Skateboarding is one of the most popular extreme sports on the planet, with active participants in almost every country.
The surf-and-skate industry is a multibillion-dollar business that involves hundreds of global, continental, and national brands and companies.
From a market perspective, the sports of surfing and skateboarding are often analyzed together because they share common consumers, products, and interests.
There are surfers who skate and skaters who surf.
Since it became an outdoor physical activity in the late 1950s with the launch of Albert C. Boyden's "Humco Surfer," skateboarding underwent different phases of evolution.
1960-1995: The Rollercoaster Years
In the early 1960s, several skateboard manufacturers were already creating new designs and a parallel business scene launching movies, magazines, contests, and promotional skate trips.
Between 1962 and 1965, the US skateboarding market sold over 50 million boards equipped with cheap clay wheels.
Then, suddenly, the sport faded away due to inferior products, excess stock, a public upset by reckless riding, and the first skateboard bans.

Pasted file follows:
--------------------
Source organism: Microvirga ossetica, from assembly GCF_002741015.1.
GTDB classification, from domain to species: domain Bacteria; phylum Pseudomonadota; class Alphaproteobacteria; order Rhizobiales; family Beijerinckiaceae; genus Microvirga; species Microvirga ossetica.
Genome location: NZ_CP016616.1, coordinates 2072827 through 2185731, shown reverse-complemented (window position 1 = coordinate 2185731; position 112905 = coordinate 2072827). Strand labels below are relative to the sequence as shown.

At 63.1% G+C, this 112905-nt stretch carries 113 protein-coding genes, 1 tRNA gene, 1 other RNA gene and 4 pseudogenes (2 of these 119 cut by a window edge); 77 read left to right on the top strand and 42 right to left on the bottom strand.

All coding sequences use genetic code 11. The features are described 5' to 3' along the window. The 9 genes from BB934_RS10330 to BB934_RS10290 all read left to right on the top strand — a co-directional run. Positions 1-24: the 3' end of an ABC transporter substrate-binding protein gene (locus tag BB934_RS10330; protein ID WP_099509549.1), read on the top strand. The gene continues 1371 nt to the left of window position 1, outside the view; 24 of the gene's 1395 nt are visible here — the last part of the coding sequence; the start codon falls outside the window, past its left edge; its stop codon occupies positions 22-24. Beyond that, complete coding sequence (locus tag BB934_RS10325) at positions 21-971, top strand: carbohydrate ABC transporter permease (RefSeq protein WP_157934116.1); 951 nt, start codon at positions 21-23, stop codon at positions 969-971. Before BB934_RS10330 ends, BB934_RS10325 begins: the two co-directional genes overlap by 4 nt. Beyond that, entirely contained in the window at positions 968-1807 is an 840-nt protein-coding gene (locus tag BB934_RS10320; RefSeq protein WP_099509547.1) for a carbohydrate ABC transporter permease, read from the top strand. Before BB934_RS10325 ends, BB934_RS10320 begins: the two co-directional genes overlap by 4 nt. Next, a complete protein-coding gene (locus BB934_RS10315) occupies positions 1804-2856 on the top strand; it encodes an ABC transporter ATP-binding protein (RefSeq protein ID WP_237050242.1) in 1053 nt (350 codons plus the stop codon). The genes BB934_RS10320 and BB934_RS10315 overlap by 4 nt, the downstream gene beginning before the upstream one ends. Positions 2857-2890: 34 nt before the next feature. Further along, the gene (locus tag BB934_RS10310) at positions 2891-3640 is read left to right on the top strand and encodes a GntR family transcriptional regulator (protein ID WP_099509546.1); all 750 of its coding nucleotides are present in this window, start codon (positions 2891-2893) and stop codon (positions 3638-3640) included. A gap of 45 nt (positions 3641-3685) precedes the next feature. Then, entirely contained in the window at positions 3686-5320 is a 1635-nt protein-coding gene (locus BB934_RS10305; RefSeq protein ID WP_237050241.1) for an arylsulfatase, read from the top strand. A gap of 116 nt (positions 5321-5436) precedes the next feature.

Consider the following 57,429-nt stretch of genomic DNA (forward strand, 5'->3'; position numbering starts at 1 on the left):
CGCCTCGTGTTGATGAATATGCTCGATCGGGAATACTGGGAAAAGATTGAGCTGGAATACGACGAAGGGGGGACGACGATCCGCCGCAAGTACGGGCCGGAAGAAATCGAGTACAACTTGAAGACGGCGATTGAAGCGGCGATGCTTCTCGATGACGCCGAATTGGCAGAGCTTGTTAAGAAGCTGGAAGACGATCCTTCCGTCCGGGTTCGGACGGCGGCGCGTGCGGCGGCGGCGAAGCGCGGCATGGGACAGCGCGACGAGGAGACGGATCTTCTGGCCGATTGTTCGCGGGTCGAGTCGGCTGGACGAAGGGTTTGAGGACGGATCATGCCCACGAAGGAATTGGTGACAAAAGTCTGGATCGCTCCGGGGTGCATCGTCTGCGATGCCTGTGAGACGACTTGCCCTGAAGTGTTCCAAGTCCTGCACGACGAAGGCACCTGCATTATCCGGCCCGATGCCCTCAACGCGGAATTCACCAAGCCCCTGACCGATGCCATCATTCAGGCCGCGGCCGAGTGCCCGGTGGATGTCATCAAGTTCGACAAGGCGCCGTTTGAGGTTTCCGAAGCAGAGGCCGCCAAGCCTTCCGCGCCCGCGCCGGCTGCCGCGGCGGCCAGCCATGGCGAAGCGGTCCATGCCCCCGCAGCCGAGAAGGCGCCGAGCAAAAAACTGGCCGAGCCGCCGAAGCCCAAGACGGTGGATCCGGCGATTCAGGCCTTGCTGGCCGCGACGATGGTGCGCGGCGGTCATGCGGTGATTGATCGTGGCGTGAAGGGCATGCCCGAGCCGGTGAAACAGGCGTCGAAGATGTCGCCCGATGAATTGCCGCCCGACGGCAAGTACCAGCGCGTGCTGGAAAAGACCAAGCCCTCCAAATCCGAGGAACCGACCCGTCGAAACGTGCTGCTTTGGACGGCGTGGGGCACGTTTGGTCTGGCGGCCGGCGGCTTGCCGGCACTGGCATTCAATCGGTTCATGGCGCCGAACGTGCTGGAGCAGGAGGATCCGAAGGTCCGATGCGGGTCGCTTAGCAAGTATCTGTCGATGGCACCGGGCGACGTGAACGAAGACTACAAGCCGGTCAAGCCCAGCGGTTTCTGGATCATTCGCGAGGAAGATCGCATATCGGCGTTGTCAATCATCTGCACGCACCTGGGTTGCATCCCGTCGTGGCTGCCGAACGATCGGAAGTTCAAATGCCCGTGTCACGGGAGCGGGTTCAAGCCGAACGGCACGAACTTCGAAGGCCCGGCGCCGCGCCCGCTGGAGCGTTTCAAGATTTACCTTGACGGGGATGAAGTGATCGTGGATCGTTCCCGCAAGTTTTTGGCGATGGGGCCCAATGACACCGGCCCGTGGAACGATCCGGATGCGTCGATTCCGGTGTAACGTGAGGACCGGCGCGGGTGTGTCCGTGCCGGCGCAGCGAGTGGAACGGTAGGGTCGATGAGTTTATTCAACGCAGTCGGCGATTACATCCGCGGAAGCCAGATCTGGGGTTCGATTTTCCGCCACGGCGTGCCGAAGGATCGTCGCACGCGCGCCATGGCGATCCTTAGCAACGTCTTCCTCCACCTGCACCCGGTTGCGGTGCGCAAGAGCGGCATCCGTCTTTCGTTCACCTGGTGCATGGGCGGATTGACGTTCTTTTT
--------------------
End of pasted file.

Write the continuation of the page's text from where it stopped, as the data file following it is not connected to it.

In Christmas 1965, skateboard manufacturers hit rock bottom, and many small and medium-sized businesses closed down.
Skateboarding's first rebirth took place in 1970 with the development of the urethane wheel, a piece of equipment that would revolutionize the sport.
Also, North America witnessed the construction of the world's first skateparks, and manufacturers focused on producing better trucks and innovative board designs with better and more resistant materials.
From 1970 to 1990, the number of recreational, amateur, and professional skateboarders grew exponentially, with vert and street skating capturing the imagination of the youth.
However, in 1991, the skate industry suffered another major blow.
A global economic recession hit the sport, and skate companies faced significant financial losses. Rollerblades were also a new player stealing a relevant slice of market share.
Consequently, almost only hardcore skaters were hitting the streets.
But things were about to change, and skateboarding was about to recover from the ashes.
With the advent of satellite television, cable TV, affordable camcorders, and videotape recorders, teenagers had a new way to express themselves.